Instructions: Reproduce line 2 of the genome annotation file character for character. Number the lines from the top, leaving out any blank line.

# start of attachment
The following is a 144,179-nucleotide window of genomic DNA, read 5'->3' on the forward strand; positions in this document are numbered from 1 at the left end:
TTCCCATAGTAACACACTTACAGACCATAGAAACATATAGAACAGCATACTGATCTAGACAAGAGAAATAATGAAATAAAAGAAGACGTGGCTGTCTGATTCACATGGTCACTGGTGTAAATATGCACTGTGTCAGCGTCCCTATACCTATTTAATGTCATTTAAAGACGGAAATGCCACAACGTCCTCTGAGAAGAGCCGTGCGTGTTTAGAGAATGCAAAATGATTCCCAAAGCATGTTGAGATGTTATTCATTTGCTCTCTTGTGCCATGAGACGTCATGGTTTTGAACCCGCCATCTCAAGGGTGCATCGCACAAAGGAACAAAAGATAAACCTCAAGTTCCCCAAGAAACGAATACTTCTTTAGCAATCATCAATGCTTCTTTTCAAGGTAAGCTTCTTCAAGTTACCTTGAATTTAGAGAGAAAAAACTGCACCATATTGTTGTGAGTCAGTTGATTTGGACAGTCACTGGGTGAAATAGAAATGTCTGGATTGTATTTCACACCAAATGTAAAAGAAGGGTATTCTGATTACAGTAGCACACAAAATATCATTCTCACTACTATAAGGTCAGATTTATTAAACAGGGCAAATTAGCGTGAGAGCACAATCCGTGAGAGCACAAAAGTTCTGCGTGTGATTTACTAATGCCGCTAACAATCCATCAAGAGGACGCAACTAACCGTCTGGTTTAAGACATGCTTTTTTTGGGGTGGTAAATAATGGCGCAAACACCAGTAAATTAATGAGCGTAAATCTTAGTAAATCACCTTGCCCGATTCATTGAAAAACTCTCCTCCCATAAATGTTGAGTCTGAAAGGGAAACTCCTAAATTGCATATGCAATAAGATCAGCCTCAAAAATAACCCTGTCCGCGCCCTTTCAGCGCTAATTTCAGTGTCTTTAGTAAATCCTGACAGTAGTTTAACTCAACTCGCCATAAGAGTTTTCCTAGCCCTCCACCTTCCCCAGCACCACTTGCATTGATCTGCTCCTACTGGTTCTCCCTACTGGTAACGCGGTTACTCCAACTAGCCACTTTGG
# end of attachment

TTCCCATAGTAACACACTTACAGACCATAGAAACATATAGAACAGCATACTGATCTAGACAAGAGAAATAATGAAATAAAAGAAGACGTGGCTGTCTGATTCACATGGTCACTGGTGTAAATATGCACTGTGTCAGCGTCCCTATACCTATTTAATGTCATTTAAAGACGGAAATGCCACAACGTCCTCTGAGAAGAGCCGTGCGTGTTTAGAGAATGCAAAATGATTCCCAAAGCATGTTGAGATGTTATTCATTTGCTCTCTTGTGCCATGAGACGTCATGGTTTTGAACCCGCCATCTCAAGGGTGCATCGCACAAAGGAACAAAAGATAAACCTCAAGTTCCCCAAGAAACGAATACTTCTTTAGCAATCATCAATGCTTCTTTTCAAGGTAAGCTTCTTCAAGTTACCTTGAATTTAGAGAGAAAAAACTGCACCATATTGTTGTGAGTCAGTTGATTTGGACAGTCACTGGGTGAAATAGAAATGTCTGGATTGTATTTCACACCAAATGTAAAAGAAGGGTATTCTGATTACAGTAGCACACAAAATATCATTCTCACTACTATAAGGTCAGATTTATTAAACAGGGCAAATTAGCGTGAGAGCACAATCCGTGAGAGCACAAAAGTTCTGCGTGTGATTTACTAATGCCGCTAACAATCCATCAAGAGGACGCAACTAACCGTCTGGTTTAAGACATGCTTTTTTTGGGGTGGTAAATAATGGCGCAAACACCAGTAAATTAATGAGCGTAAATCTTAGTAAATCACCTTGCCCGATTCATTGAAAAACTCTCCTCCCATAAATGTTGAGTCTGAAAGGGAAACTCCTAAATTGCATATGCAATAAGATCAGCCTCAAAAATAACCCTGTCCGCGCCCTTTCAGCGCTAATTTCAGTGTCTTTAGTAAATCCTGACAGTAGTTTAACTCAACTCGCCATAAGAGTTTTCCTAGCCCTCCACCTTCCCCAGCACCACTTGCATTGATCTGCTCCTACTGGTTCTCCCTACTGGTAACGCGGTTACTCCAACTAGCCACTTTGG